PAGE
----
Tom Slater is editor of Spiked.

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Peckford: Hallelujah! Supreme Court of Canada to hear Newfoundland and Labrador charter case

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From the Frontier Centre for Public Policy

By Brian Peckford

This will allow the SCC to address novel questions about the scope of mobility rights in Canada and the extent to which the government can limit Canadians’ rights to move freely around the country.

In what can only be considered a surprise move the SCC has agreed to hear an appeal of a decision of the Supreme Court of Newfoundland. Surprise because the Newfoundland and Labrador Court of Appeal refused to hear the appeal of this exact case.

For the Appeal Court it was the all too familiar excuse of the whole thing being too moot for the Court.

But now the SCC has agreed to hear the case. The parties, Kimberly Taylor and The Canadian Civil Liberties Association appealed to the court.

Here is a copy of the Civil Liberties Press Release dated April 26, 2024:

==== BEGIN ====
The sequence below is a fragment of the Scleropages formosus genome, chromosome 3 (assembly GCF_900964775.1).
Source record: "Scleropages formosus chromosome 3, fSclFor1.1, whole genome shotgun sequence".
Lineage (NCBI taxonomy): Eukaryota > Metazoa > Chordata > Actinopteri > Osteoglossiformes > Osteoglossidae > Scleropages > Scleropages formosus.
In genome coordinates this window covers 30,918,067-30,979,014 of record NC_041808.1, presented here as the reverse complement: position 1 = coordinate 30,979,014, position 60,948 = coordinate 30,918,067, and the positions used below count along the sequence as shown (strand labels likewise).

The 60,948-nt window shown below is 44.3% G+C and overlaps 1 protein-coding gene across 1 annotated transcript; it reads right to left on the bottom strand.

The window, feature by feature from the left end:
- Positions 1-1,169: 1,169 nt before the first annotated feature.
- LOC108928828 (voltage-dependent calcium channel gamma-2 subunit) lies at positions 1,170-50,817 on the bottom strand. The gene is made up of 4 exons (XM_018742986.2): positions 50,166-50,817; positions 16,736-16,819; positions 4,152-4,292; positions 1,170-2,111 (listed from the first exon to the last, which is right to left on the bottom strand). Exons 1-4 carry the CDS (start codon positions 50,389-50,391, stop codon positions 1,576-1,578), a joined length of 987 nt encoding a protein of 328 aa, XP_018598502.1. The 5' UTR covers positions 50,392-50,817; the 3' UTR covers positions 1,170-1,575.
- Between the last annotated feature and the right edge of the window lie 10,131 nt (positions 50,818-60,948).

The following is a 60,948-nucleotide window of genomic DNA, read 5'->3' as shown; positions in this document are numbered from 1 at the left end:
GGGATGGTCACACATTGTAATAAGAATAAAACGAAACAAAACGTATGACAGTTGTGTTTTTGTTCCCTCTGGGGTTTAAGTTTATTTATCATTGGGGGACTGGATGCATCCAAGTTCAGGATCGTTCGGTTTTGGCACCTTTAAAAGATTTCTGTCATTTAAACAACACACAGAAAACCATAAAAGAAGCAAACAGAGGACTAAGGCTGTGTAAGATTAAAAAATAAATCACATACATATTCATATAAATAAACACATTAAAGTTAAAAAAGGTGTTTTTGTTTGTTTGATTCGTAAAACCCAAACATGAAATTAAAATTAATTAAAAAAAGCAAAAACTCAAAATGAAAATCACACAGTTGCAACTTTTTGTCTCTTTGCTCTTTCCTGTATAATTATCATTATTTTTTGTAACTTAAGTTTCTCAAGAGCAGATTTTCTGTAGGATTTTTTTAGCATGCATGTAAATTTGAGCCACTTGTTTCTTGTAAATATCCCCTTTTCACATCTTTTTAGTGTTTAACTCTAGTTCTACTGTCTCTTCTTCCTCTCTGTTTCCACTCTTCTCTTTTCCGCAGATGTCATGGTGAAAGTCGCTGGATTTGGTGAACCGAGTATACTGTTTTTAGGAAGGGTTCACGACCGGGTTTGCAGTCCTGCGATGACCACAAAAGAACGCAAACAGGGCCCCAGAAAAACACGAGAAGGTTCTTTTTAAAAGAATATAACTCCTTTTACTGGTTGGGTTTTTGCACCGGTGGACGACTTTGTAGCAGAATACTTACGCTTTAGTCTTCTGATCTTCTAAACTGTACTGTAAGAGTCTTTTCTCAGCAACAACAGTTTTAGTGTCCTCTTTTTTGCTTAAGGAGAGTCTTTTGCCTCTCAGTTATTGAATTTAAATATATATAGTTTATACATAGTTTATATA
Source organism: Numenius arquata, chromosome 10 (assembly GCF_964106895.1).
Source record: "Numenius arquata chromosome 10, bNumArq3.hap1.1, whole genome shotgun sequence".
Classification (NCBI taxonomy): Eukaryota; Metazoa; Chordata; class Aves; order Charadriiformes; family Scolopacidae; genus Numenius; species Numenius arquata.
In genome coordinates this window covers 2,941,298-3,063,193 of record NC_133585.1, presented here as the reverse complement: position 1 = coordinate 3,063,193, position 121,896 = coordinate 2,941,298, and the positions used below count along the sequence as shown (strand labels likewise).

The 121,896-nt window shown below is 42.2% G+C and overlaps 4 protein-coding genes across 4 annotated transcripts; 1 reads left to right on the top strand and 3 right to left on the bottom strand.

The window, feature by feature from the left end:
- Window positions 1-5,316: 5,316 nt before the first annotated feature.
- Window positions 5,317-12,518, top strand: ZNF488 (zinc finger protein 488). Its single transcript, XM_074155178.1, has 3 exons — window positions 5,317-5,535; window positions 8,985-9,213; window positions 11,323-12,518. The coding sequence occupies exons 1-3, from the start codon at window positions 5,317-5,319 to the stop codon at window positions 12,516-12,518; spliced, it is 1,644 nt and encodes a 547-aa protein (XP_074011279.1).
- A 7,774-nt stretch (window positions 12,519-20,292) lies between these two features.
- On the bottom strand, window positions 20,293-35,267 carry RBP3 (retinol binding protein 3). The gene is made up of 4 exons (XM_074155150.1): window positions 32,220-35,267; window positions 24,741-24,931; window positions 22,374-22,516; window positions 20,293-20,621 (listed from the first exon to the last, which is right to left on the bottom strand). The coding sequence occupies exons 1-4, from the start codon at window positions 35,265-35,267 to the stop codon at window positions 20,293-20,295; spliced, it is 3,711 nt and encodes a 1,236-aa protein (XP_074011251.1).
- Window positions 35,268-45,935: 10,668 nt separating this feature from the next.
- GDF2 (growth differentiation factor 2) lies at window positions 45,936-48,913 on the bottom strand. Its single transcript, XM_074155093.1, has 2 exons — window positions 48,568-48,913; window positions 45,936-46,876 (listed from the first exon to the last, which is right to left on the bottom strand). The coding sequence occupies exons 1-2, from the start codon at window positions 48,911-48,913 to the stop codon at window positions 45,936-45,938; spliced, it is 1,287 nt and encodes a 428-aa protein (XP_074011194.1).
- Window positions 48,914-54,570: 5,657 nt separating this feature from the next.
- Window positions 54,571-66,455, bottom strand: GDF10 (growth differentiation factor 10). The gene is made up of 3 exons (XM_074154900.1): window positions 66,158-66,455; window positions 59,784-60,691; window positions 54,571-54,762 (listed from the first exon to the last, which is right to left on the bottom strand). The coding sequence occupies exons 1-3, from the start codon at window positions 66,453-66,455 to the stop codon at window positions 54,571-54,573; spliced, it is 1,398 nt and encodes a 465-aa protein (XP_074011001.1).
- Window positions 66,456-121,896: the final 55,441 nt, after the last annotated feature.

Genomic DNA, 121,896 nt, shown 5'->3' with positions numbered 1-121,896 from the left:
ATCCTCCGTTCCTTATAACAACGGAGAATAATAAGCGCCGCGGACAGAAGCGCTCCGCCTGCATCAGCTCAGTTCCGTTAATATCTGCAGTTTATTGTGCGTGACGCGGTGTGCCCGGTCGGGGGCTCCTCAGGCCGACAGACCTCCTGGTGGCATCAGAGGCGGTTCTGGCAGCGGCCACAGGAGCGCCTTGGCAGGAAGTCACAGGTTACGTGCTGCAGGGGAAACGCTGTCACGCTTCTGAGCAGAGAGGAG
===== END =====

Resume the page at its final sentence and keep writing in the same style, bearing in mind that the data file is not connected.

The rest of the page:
“Arbitrary travel restrictions infringe on the mobility rights of Canadians. CCLA’s challenge of Newfoundland government’s Bill 38 will continue before the Supreme Court of Canada (SCC), so that Canadians have clear, predictable, and stable answers to fundamental questions affecting their basic mobility rights.”

Back in May 2020, CCLA challenged the constitutionality of the Newfoundland government’s Bill 38 before the province’s Supreme Court. This Bill provided for a travel ban between provinces and other restrictive measures in the context of the COVID-19 pandemic. CCLA asked the Court to declare Bill 38 in violation of s.6 (mobility rights), as well as other Charter rights. CCLA also argued that the law could not be saved by s.1, which says that limits on rights must be reasonable and demonstrably justified. In September of 2020, the province’s Supreme Court found that the travel ban did violate the s.6 Charter right to mobility, but that such infringement could be justified under s.1. CCLA pursued this case before the Newfoundland and Labrador Court of Appeal. In August of 2023, the Court of Appeal refused to settle the merits of the appeal under the motive that it was moot, since the ban had been lifted. This was done despite all the parties urging the Court of Appeal to decide the appeal on the merits.

CCLA is pleased to learn that the SCC just granted its application seeking leave to appeal in this case. This will allow the SCC to address novel questions about the scope of mobility rights in Canada and the extent to which the government can limit Canadians’ rights to move freely around the country. CCLA is grateful for the excellent pro bono work of Paul Pape, Shantona Chaudhury and Mitchell McGowan from Pape Chaudry LLP in this file.”